Saturday, December 10, 2011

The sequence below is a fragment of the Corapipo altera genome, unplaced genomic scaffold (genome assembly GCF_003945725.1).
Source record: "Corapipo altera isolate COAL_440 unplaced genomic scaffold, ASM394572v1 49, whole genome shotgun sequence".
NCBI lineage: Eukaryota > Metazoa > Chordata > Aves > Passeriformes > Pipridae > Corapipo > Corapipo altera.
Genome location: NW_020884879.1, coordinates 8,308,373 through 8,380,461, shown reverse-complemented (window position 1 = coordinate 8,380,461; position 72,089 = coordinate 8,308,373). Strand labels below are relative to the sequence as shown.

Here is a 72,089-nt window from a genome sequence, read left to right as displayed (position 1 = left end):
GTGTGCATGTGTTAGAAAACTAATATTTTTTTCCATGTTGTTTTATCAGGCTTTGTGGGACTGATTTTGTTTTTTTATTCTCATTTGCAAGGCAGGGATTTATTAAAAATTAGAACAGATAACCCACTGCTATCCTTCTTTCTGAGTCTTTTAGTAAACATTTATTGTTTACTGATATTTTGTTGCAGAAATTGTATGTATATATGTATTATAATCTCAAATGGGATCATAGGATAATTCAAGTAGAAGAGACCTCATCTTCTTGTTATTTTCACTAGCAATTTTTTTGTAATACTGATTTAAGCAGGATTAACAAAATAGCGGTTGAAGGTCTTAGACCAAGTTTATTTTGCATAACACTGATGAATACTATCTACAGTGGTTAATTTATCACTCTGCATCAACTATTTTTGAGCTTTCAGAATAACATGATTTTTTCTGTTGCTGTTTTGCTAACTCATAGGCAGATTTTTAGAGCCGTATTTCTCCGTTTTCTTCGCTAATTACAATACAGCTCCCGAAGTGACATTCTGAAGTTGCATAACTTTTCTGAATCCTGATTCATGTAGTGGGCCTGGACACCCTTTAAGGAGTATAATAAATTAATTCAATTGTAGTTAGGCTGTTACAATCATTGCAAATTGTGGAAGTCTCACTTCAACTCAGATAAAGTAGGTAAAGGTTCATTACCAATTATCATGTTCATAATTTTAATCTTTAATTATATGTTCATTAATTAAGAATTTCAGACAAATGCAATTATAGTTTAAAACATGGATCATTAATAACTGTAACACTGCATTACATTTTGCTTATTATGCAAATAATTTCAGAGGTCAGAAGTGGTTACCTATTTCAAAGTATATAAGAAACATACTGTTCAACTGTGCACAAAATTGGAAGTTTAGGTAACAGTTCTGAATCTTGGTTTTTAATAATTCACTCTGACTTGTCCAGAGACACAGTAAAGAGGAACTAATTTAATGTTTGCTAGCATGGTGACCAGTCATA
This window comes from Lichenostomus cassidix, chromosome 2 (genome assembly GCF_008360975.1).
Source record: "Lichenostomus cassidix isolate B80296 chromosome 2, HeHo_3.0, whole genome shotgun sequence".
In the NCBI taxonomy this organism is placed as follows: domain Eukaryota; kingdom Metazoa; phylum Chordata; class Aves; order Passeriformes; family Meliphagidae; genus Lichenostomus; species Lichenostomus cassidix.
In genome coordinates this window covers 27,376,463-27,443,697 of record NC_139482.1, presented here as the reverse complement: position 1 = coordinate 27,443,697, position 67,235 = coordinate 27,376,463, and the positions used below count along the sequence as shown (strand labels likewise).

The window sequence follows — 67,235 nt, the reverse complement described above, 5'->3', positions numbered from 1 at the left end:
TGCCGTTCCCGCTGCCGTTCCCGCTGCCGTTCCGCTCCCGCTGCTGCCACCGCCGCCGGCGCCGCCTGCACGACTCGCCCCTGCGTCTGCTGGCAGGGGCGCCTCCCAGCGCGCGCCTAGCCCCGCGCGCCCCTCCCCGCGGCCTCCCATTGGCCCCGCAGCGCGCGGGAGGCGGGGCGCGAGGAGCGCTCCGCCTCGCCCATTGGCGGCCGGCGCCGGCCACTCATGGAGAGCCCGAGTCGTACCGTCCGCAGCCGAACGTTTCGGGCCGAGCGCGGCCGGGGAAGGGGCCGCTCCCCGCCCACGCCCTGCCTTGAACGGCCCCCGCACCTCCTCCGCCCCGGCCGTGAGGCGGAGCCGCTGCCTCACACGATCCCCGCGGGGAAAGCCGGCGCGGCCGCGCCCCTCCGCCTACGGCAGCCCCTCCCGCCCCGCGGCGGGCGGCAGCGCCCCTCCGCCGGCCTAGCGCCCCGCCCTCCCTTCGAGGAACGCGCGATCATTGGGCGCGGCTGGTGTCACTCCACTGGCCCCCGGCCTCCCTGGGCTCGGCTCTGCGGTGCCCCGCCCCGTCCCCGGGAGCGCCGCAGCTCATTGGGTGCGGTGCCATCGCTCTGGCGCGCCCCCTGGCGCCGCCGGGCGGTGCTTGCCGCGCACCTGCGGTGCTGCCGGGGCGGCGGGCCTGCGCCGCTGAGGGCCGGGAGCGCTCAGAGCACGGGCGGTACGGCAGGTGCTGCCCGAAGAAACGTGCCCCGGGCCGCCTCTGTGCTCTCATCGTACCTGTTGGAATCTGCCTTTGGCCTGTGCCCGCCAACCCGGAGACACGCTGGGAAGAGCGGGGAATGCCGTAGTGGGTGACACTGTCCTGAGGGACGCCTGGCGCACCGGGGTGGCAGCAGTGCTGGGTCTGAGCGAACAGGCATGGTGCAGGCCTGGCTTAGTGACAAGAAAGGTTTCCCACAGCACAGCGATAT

December 8, 2011 I apologize in advance. I'm having technical difficulties and the paragraph breaks won't work. Makes the reading a pain, I know. My husband left for Greece yesterday to hang out with snaggle-toothed farmers to learn how to make tsipouro, a rot-gut moonshine version of ouzo, the focus of his last chapter of his book on food-adventure travels in Greece. A book dedicated to the elements of the traditional Greek table: bread, beans, honey, pasta, octopus, tsipouro. Ironic considering my struggles with anorexia, purging, and alcohol. Ironic, too, that I am married to a man who savors food; who can dip his fingers in honey and taste it on his tongue; who coddles his own sourdough starter and then bakes his own loaves, one after another, as if he is some wizened crone feeding a nation; who, out of love and concern for my own continued recovery while he is abroad, in his frenzy of pre-departure packing, takes time to cook from scratch ready-to-eat meals that I can defrost: vegetable soup, spanakopita, pomodoro sauce, and ravioli. Now the challenge is to actually defrost these meals and eat them and not cave into the ascetically skimpy bowls of yogurt, blueberries, and decorative toppings of GoLean Crunch. The bigger challenge, though, of being solo-Momma is, well, being solo-Momma. This is the first time in several years that I have been left on my own with the kids sans babysitter. A babysitter left in charge of me, not the kids. Nobody has felt that I was stable enough to be left on my own. Nobody felt that I could be trusted to be left on my own. Certainly I would use the opportunity to drink or not eat or if I ate, purge all of what went into my mouth, or cut up my arms, or disintegrate into a manic-depressive mess. And that being the case, I couldn’t be left alone with my children. Or myself, for that matter. But here I am, sitting at my computer, the kids at school, an entire empty bowl of GoLean Crunch with craisins finished, have already seen my psychiatrist who said that I am looking “healthier” and seem“good,” (no small feat) and am soon going to head out to see my therapist to continue work on body image issues related to anorexia and past sexual trauma (“No kid gloves,” I told him. “I’m a big girl. I need to work through this. I want my body back even if it means diving back down into that dark, shameful, terrifying muck. And no, that doesn’t give me an excuse to not eat or cut myself, however painful. I’m stronger now. I have an obligation to live.”) Being responsible, following my plan, trying to remember that I am not listening to IT because I want my life back. No, that’s not right. I don’t think I have ever really had a life without IT. So “back” isn’t what I’m asking for. I want my freedom from IT. In the words of the ancient, esteemed, philosophical songwriter George Michael, “All we have to see, Is that I don’t belong to you. And you don’t belong to me. Freedom!” (Try to imagine me in hot leather pants belting this out. Okay, maybe not.) But I do have an obligation to stay strong while diving into the muck. Take last week for instance. My daughter and I were at the Humane Society doing our volunteer work, which involves cuddling kittens and romping with dogs. There's a boy, I'll call Ben, who volunteers in the same hour as us, one year older than Sophia. He is terrified of dogs, so only works in the cat room. He's funny, quirky, and adorable--a mop of blonde hair, big blue eyes, and has strong opinions about the way we should be handling cats. He often takes offense at the way Sophia mishandles--manhandles--the kittens; to be fair, she's often a bit rough and tumble with them out of her exuberance; her joyful volume tends to scare them and her running pellmell around the room makes them take cover. Ben usually plays with the older cats, the ones that have been abandoned because they're "unwanted." He gets pissed off when potential adopters come into the room and only want to look at the kittens, cooing at the fluffballs. "Don't they know that the older cats need homes? Don't they know how long they've been waiting in these cages, that they need love, too?" He glares at these people, shakes his head at me. I shake my head back in solidarity. It's funny. Ben has taken a liking to me: he sits beside me on the bench with one of the adult cats in his lap, stroking it, chattering away about his week in school, about his little brother's pain-in-the-assness, about the book he's reading. But last week, nonchalantly, he said, "Kids at school think I'm weird because I only like cats and not dogs. They call me gay." he whispered the word "gay," looking off at the cats in the cages as he said it. "That's stupid," I said. "Some people are dog people and some people are cat people." He shrugged. "I just like cats. But they think that's gay. And they call me gay because I don't like hunting. We live out near the woods. I like that. I get to watch the deer. But I would never want to kill them. I like to look at them, you know? But my friends, they go out hunting with their dads and shoot them. So they call me gay. And video games. I like video games, there's this one I want for Christmas, but I don't like the violent kinds. So they call me gay for that, too. But I don't care. Really, I don't." His face remained placid throughout all of this, but I could tell he did care. It must be a running theme for him and perhaps a question he struggled with. On the cusp of adolescence. Hormones. Sex. Does loving animals, cats in particular, make me gay? Does not wanting to kill animals, in this macho, back woods corner of Western Pennsylvania, where you actually get a day off from school, a holiday called Deer Day, to go hunting, make me gay? Does not wanting to kill people on video games with sub-machine guns make me gay? Maybe I am gay? I read books--am I gay? I volunteer at the animal shelter and pet cats--am I gay? You're a nice mom and I can talk to you and you seem like you don't want to kill animals or people--could you tell me if I'm gay or not? "You know, Ben, these friends who call you names? Don't listen to them. I know that's easier said than done. But they really don't matter. There's a bigger world out there waiting for you--filled with people who love cats and don't kill animals. Maybe you'll grow up to be a wildlife biologist--study animals in their natural habitat, like deer out in the woods. You are who you are and that doesn't make you gay. It just means you like cats and not dogs. That you like deer alive and not dead. So what? You just happen to live, for now, in a town where a lot of guys like their dogs and like to shoot deer, and like to bring their dogs along when they shoot deer. If cats make you happy, that's all that matters. Besides, I think you're pretty cool." I felt like the Inept Caring Adult on an after-school special. But I wanted him to know that his small town and the small town idiots in it weren't the sum total of the entire world. And I wanted him to know, too, by my "so whatness" to his gay possibility that being gay was okay, too, and that in some parts of the world, being gay was okay, too. I'm not sure I did a very good job at any of it. Ben sighed. "I hate turkey leftovers. My mom's making turkey tetrazzini tonight. I HATE turkey tetrazzini. I begged her to let me use my own money to buy a sub but she said 'No.'" And then he got up, put the cat back in its cage and reached for another. But this is why I have to stay strong. To be around for conversations like this. Maybe Ben can't talk to his mom about being teased for being gay or liking "gay" things. I'm pretty sure he can't talk to his dad about it. Maybe Ben felt safe talking to me because he recognized for some reason that I have--okay, sorry for the saccharine phrasing here--an open mind and heart. Or maybe in listening to Sophia speak her mind on any number of subjects--people who mistreat animals, girls who talk behind her back, the absolute, nonnegotiable coolness of her Chinese water dragon, the fact that she can belch freely like a sailor (though excuses herself like a lady)--maybe he understood that she lives in a home that promotes tolerance, values self-assertion, and believes in freely expressing who you are meant to be--maybe he felt that I would be able to listen to him. I don't know. I just know that it was necessary for me TO BE THERE AT THAT MOMENT, to be able to listen to him, to hear him, to offer him my ear. That is part of my purpose in staying alive. And if that is what I can offer a boy who is not even my own? By extension, I know what I can and must offer to my own children as they navigate the difficulties in becoming who they are meant to be in the years to come. they need me to be on that bench listening to them. So while Christopher is away, Momma will stay on the right and true path. Minus the hot leather pants. Those I'll save for when Christopher returns.